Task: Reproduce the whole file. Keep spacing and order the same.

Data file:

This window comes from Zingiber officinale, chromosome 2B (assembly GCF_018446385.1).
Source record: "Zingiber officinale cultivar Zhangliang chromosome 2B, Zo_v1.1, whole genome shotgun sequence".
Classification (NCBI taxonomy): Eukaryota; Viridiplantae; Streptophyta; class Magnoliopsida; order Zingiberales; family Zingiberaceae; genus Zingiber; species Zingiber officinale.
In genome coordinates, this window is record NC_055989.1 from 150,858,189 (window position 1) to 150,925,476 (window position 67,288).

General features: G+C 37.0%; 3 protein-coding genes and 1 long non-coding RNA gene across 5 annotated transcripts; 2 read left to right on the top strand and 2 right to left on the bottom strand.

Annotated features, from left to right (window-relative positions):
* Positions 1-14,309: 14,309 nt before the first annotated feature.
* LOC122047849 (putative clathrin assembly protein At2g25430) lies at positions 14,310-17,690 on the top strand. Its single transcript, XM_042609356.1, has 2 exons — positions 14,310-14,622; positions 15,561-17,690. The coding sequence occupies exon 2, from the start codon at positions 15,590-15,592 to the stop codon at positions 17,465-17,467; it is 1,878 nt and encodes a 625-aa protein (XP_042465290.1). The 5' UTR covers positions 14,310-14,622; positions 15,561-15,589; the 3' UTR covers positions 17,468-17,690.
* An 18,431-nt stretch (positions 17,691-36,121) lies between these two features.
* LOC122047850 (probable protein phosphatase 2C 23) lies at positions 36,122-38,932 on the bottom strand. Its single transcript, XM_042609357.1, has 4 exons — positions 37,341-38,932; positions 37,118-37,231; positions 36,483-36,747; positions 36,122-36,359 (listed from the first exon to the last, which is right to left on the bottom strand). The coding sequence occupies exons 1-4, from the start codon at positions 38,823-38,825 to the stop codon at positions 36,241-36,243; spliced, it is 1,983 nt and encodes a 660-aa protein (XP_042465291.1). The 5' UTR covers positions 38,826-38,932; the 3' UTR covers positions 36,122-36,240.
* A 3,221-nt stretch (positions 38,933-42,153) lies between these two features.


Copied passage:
This window comes from Zingiber officinale, chromosome 2B (assembly GCF_018446385.1).
Source record: "Zingiber officinale cultivar Zhangliang chromosome 2B, Zo_v1.1, whole genome shotgun sequence".
Classification (NCBI taxonomy): Eukaryota; Viridiplantae; Streptophyta; class Magnoliopsida; order Zingiberales; family Zingiberaceae; genus Zingiber; species Zingiber officinale.
In genome coordinates, this window is record NC_055989.1 from 150,858,189 (window position 1) to 150,925,476 (window position 67,288).

General features: G+C 37.0%; 3 protein-coding genes and 1 long non-coding RNA gene across 5 annotated transcripts; 2 read left to right on the top strand and 2 right to left on the bottom strand.

Annotated features, from left to right (window-relative positions):
* Positions 1-14,309: 14,309 nt before the first annotated feature.
* LOC122047849 (putative clathrin assembly protein At2g25430) lies at positions 14,310-17,690 on the top strand. Its single transcript, XM_042609356.1, has 2 exons — positions 14,310-14,622; positions 15,561-17,690. The coding sequence occupies exon 2, from the start codon at positions 15,590-15,592 to the stop codon at positions 17,465-17,467; it is 1,878 nt and encodes a 625-aa protein (XP_042465290.1). The 5' UTR covers positions 14,310-14,622; positions 15,561-15,589; the 3' UTR covers positions 17,468-17,690.
* An 18,431-nt stretch (positions 17,691-36,121) lies between these two features.
* LOC122047850 (probable protein phosphatase 2C 23) lies at positions 36,122-38,932 on the bottom strand. Its single transcript, XM_042609357.1, has 4 exons — positions 37,341-38,932; positions 37,118-37,231; positions 36,483-36,747; positions 36,122-36,359 (listed from the first exon to the last, which is right to left on the bottom strand). The coding sequence occupies exons 1-4, from the start codon at positions 38,823-38,825 to the stop codon at positions 36,241-36,243; spliced, it is 1,983 nt and encodes a 660-aa protein (XP_042465291.1). The 5' UTR covers positions 38,826-38,932; the 3' UTR covers positions 36,122-36,240.
* A 3,221-nt stretch (positions 38,933-42,153) lies between these two features.